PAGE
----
Tuesday, February 5, 2013

Celebration Station! Skip Novak

Day 5 

Steam Powered Rocket Standard
By Skip Novak

In 1829, there was a locomotive competition held in Rainhill, England. Each locomotive had to pass certain tests to advance to the next round of trials. Five locomotives entered the competition but only three qualified for the final round. They were the Rocket, the Sans Pareil and the Novelty. This last test was a race which required each locomotive to pull a 19.6-ton load 15 miles. Since there was no 15-mile piece of straight track in England at that time, the sponsors of the race, Liverpool & Manchester Railway, had five railroad tracks laid at a length of 1.5 miles each, and required the competitors to go up and down the track ten times.

The Novelty, built by the engineering firm Braithwaite & Ericsson kept breaking down during the race. The Sans Pareil, built by Timothy Hackworth developed a leak in the boiler and was unable to finish the race.  The Rocket, built by Robert Stephenson, was the clear winner by being the only locomotive to finish the race.

Mr. Stephenson had come up with a sound design for his locomotive. Inside his boiler he had placed 25 copper tubes so that they would spread the heat of the fire and make the water heat quicker. The bare ends of the copper tubes were placed through the chimney of the locomotive so that the steam blast would help draw on the fire and force the fuel to burn hotter.

The boiler was mounted on a wrought iron frame which had been welded together with steel springs on each wheel. He then mounted two cylinders on each side of the boiler at an angle of 35 degrees. The end of each cylinder was connected to the front drive wheels.  This new design worked so well that afterwards all steam locomotives were based on the Rocket.

The distance between the rails is called “gauge”.  When railroads first started there was no set gauge for the rails. Many railroad companies would actually have to have a crane lift their rolling stock and their locomotive engines onto different “bogies” (wheels) so that they could ship their cargo over rails of a different gauge. There was another solution to this problem. They could pay the company whose rails they would be traveling on to transfer the cargo to a railcar that fit their rails.

Great Britain was the first country to go to a Standard Gauge. There were two main rail systems in Great Britain. One of them worked on the Stephenson Interest (Standard Gauge), i.e. Four feet eight and one-half inches, which Robert Stephenson had used on his locomotive “The Rocket” and the other ran on what is called “Broad Gauge”. The broad gauge rail had seven feet between the rails. The locomotive company which ran on the broad gauge was called the Great Western Railway and was the largest railway company in Great Britain. There were a lot of advantages to the broad gauge system. Two of the advantages were the locomotives could pull more loads and were less susceptible to derailment and crashes. In spite of these advantages, there was more standard gauge track in the country, which made it easier for any railway company to switch down to the standard gauge in the 1850’s. By 1892, all tracks in Great Britain were four feet eight and one-half inches between the rails.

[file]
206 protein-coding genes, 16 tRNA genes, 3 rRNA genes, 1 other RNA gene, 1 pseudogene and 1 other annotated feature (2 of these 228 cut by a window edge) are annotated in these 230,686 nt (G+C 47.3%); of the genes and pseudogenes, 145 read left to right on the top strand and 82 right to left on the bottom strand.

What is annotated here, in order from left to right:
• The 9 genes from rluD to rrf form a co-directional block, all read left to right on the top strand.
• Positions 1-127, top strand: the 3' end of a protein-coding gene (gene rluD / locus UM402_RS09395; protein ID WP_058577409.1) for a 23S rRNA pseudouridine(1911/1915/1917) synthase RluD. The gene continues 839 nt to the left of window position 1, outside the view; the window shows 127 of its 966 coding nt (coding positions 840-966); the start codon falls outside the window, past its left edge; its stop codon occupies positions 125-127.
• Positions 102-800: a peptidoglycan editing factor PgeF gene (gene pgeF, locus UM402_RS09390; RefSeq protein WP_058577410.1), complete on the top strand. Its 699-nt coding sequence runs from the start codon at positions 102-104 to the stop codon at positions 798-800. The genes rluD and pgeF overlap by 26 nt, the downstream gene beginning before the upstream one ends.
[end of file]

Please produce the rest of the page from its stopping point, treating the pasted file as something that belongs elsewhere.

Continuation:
In America the switch to Standardization was a bit different and less formal. Since anyone could build a locomotive and lay his own track, there were plenty of short lines that were privately owned with different widths between the tracks. The Transcontinental Railroad brought about the switch to standard gauge in America.

The Union Pacific Railroad wanted to use the standard four feet eight and one-half inches while the Central Pacific Railway wanted to use a five foot gauge. With the backing of the Federal Government the Union Pacific won the disagreement with the choice of standard gauge. When the decision was made to make the Transcontinental Railroad standard gauge, less than fifty percent of the railways in America were using standard gauge.

But not all countries have the same gauge or even a standard gauge track system. In some countries it is not uncommon to see railroad tracks with three or four or even five sets of rails laid down on the ties. Most of the time the geography of a country dictates the gauge of rail which will be used; for example; some paths that cut through mountains are only wide enough to accommodate a two and a half foot gauge track. In other parts of the world, like India, there are four different gauges used.

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Help low income kids get the smile they deserve! 


Skip Novak is a Polack from Green Bay, Wisconsin and now lives in Southeastern Virginia. He spent four years serving in the United States Navy on board the USS Austin and now gets paid to play with toy trains. When he is not working, he enjoys riding bikes with his daughter and spending time on his front porch smoking cigars and trying to write. Occasionally he ventures out into the world to visit with friends and family only to come back a richer and wiser person for the experience. As of this writing he has two short stories published, the first "Cindy's Condition" in the anthology "Death Be Not Proud" edited by Thomas A. Erb and "Merry Christmas Bitch" in the anthology "Christmas in Hell". With any luck and a bit of black magic, there may be more short tales of terror and woe in the future.

You can find him on the web at: Aloysiousthoughts.blogspot.com
Twitter: @SkipNovak 
Facebook: http://www.facebook.com/skip.novak

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